The U.S. Securities and Exchange Commission’s whistleblower program has taken off since its creation in 2010 from the Dodd-Frank financial reforms, awarding more than $150 million in bounties to tipsters who have helped the agency bring successful enforcement actions. Last year, the SEC’s enforcement director at the time, Andrew Ceresney, called the whistleblower office a “game changer” for the agency.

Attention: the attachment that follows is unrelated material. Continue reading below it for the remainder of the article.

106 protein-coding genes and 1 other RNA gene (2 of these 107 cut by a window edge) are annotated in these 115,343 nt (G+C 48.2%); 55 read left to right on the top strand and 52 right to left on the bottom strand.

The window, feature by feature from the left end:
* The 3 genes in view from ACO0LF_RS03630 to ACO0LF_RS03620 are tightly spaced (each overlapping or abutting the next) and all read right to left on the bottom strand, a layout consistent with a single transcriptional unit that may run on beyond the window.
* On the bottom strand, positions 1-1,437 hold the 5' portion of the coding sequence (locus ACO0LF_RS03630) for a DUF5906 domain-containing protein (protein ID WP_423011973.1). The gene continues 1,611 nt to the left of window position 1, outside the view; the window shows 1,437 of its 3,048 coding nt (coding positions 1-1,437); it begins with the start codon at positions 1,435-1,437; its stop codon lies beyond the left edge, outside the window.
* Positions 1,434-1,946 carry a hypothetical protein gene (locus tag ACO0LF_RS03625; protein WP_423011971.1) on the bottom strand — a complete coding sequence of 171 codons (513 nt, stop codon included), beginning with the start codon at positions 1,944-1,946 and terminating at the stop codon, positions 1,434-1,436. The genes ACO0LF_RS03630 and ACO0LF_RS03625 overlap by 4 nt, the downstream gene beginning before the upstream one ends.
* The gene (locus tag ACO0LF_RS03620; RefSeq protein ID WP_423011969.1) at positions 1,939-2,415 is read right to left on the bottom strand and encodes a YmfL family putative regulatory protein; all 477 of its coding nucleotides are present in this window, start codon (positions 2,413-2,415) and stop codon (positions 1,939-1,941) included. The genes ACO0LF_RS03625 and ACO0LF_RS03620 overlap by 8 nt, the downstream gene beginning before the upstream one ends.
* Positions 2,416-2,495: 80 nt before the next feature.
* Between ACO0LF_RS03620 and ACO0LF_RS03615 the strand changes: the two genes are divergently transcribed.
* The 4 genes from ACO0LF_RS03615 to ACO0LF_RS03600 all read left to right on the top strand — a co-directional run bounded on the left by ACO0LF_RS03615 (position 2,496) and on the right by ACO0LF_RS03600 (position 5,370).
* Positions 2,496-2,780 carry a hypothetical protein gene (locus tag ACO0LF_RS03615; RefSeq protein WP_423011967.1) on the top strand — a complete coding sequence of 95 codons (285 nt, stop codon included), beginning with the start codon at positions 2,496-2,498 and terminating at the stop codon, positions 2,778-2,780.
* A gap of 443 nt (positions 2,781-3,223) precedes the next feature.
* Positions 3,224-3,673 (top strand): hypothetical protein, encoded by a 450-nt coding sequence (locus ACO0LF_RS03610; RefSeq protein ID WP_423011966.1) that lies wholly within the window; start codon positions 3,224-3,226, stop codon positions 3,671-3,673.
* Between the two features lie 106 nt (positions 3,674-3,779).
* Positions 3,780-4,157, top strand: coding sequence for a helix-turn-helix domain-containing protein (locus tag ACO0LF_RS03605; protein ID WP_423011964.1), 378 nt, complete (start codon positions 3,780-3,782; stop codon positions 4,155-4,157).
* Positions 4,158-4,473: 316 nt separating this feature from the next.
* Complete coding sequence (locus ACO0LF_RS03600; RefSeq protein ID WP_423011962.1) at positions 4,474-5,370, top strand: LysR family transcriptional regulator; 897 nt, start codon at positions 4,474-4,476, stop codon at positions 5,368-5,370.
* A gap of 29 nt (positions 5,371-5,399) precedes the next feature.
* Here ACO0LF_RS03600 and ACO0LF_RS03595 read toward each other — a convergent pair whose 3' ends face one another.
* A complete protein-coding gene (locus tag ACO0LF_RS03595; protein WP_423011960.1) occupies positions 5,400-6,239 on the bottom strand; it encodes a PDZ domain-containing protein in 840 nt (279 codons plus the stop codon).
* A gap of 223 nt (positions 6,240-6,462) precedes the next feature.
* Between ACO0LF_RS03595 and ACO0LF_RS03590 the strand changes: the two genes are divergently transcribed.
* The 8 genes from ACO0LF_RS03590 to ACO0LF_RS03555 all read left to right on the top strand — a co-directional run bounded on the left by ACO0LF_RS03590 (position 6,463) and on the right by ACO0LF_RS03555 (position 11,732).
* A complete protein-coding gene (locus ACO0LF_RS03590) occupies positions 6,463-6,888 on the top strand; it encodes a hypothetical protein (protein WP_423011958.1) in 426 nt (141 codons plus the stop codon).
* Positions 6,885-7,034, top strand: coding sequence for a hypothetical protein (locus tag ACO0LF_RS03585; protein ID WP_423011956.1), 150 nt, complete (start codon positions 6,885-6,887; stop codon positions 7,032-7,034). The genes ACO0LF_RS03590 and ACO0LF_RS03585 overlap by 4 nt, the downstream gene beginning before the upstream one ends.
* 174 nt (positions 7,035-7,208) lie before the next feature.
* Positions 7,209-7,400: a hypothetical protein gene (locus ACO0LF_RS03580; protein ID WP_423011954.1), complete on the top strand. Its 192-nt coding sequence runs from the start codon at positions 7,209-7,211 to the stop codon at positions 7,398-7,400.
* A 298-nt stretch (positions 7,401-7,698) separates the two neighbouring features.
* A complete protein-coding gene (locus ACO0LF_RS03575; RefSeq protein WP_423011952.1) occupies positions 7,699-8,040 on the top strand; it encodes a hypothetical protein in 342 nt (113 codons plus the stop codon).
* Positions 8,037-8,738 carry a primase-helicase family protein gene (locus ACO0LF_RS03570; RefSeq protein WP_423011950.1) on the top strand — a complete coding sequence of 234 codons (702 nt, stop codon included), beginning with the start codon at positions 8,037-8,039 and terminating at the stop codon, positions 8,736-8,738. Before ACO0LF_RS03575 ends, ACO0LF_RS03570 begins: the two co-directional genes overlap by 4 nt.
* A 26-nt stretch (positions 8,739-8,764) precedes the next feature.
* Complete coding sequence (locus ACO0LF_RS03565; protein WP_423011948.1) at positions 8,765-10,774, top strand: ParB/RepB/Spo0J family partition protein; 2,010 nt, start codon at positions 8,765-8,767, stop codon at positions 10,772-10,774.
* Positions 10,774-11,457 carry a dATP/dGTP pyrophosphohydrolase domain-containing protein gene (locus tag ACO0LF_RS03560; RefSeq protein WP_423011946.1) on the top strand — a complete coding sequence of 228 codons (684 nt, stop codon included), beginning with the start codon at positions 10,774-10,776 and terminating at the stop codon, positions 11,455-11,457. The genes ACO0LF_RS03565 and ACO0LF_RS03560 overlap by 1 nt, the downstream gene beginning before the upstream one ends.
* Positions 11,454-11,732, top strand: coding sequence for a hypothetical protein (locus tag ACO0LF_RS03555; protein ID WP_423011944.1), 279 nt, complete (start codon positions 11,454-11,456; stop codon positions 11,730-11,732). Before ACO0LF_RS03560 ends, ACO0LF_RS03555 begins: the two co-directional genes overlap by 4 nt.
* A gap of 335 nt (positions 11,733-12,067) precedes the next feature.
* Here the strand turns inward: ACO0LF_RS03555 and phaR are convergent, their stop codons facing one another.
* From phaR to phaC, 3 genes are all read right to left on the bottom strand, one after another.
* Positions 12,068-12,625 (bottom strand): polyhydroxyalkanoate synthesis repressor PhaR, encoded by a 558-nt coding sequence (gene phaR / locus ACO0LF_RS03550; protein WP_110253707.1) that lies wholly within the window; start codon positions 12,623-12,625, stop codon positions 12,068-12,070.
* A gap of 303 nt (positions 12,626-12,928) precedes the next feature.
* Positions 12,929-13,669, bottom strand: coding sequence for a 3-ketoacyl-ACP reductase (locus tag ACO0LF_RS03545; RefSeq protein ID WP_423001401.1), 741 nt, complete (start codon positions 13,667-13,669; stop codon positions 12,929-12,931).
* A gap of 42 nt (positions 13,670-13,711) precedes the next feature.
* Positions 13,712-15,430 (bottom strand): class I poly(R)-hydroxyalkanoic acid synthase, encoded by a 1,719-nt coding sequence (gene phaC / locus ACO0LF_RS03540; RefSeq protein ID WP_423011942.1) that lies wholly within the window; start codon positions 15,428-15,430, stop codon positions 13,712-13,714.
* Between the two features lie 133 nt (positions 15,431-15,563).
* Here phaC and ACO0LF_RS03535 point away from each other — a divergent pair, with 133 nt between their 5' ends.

But as that office has doled out awards and taken steps to protect whistleblowers, a question has loomed large over the agency: To be eligible for the anti-retaliation protections embedded in Dodd-Frank, must a corporate insider contact the SEC or is it enough to only report internally to an employer?
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